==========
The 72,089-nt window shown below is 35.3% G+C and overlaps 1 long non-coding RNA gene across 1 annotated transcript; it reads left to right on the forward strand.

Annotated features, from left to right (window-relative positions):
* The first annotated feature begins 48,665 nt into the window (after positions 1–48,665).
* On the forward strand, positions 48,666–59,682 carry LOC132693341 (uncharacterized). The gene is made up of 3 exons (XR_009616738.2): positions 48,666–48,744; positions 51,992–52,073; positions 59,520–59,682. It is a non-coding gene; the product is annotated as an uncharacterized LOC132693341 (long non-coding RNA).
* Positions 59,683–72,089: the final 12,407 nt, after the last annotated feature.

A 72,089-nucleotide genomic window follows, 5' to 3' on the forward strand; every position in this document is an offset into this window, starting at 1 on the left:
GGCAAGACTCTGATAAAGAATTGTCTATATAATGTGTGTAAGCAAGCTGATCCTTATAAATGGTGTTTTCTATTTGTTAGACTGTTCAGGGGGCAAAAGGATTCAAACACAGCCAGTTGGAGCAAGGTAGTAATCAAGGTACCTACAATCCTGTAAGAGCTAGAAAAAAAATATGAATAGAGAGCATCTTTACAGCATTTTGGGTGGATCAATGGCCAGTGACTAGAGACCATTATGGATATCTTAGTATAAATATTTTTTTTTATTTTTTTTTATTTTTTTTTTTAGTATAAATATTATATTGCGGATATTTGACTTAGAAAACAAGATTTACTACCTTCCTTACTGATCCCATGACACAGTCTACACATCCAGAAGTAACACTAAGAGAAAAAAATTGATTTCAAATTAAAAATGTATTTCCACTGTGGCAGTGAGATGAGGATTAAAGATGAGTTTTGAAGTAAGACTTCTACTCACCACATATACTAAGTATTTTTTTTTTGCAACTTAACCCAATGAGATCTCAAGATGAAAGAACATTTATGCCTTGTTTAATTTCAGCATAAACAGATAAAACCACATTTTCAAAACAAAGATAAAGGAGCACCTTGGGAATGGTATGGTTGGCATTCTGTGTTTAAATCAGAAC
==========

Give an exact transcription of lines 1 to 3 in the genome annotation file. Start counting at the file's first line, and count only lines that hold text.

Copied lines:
The 72,089-nt window shown below is 35.3% G+C and overlaps 1 long non-coding RNA gene across 1 annotated transcript; it reads left to right on the forward strand.

Annotated features, from left to right (window-relative positions):
* The first annotated feature begins 48,665 nt into the window (after positions 1–48,665).